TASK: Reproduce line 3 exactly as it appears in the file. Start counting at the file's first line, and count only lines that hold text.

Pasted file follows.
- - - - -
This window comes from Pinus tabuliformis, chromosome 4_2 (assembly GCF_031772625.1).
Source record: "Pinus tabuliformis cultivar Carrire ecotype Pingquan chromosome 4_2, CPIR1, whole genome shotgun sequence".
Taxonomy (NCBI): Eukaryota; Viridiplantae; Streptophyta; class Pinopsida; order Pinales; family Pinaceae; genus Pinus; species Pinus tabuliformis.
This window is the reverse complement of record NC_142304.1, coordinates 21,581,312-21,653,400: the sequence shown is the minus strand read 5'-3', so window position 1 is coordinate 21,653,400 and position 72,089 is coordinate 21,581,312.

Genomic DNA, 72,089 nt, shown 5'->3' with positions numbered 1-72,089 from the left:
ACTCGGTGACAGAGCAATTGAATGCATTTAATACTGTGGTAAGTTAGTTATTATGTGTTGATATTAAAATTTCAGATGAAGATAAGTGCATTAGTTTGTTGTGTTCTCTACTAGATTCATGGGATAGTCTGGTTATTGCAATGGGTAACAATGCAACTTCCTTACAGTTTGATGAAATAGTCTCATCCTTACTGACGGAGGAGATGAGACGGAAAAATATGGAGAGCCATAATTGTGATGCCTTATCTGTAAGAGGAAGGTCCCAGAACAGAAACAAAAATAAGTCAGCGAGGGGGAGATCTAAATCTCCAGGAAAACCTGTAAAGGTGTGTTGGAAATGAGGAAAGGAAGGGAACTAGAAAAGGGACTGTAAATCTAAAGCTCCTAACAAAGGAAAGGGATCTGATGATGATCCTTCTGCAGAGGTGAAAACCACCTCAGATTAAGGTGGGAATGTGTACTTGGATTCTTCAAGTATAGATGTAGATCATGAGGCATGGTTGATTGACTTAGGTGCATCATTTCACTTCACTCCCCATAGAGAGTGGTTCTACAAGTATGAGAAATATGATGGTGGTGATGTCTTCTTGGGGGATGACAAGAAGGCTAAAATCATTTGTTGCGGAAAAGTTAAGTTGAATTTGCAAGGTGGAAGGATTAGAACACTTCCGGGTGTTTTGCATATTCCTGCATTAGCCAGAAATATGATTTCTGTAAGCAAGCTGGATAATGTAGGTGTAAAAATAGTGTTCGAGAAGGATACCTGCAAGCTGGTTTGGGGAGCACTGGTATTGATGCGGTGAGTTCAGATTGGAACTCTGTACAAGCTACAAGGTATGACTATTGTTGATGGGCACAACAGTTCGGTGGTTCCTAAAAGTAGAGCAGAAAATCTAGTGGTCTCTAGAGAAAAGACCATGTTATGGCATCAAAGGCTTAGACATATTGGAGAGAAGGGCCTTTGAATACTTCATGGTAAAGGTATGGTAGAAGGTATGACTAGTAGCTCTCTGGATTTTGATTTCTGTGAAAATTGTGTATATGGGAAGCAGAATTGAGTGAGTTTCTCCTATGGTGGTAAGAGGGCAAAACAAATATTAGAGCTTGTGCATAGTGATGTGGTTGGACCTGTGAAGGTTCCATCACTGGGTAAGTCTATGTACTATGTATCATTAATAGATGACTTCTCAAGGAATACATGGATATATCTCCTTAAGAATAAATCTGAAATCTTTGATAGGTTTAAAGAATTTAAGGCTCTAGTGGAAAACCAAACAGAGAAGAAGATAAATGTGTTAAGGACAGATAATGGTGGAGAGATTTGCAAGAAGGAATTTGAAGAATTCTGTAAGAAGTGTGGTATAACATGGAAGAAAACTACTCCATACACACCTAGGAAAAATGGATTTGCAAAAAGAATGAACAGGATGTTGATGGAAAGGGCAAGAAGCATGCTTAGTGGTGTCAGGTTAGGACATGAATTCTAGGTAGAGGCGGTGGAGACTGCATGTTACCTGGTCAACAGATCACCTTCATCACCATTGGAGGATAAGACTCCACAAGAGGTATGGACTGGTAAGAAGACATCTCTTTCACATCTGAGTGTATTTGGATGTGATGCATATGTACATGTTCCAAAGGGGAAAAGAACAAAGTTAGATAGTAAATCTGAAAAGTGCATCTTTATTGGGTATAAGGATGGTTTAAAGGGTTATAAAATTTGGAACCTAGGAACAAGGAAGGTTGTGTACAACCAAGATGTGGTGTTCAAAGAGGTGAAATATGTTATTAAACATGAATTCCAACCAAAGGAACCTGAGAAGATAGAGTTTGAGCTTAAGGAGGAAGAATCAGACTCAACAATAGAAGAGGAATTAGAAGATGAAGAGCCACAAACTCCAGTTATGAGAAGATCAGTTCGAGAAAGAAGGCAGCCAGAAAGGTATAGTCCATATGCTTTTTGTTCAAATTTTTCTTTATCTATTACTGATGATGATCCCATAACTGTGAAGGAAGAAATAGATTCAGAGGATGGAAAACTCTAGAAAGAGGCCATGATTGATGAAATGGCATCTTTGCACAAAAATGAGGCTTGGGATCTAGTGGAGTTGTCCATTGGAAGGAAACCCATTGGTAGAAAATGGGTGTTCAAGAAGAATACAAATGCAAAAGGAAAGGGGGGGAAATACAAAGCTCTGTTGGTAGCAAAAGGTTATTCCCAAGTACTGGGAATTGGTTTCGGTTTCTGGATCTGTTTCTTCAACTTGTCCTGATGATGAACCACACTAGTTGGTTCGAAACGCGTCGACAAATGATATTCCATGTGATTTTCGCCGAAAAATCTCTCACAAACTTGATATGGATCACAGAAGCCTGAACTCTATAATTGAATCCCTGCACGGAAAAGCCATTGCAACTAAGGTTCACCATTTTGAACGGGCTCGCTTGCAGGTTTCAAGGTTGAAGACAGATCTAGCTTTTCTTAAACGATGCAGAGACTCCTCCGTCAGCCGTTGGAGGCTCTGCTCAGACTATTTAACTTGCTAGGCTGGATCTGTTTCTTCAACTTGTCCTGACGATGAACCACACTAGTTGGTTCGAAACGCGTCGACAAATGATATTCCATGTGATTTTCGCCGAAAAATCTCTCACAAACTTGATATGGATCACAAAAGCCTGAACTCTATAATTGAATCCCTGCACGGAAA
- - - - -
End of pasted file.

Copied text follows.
Taxonomy (NCBI): Eukaryota; Viridiplantae; Streptophyta; class Pinopsida; order Pinales; family Pinaceae; genus Pinus; species Pinus tabuliformis.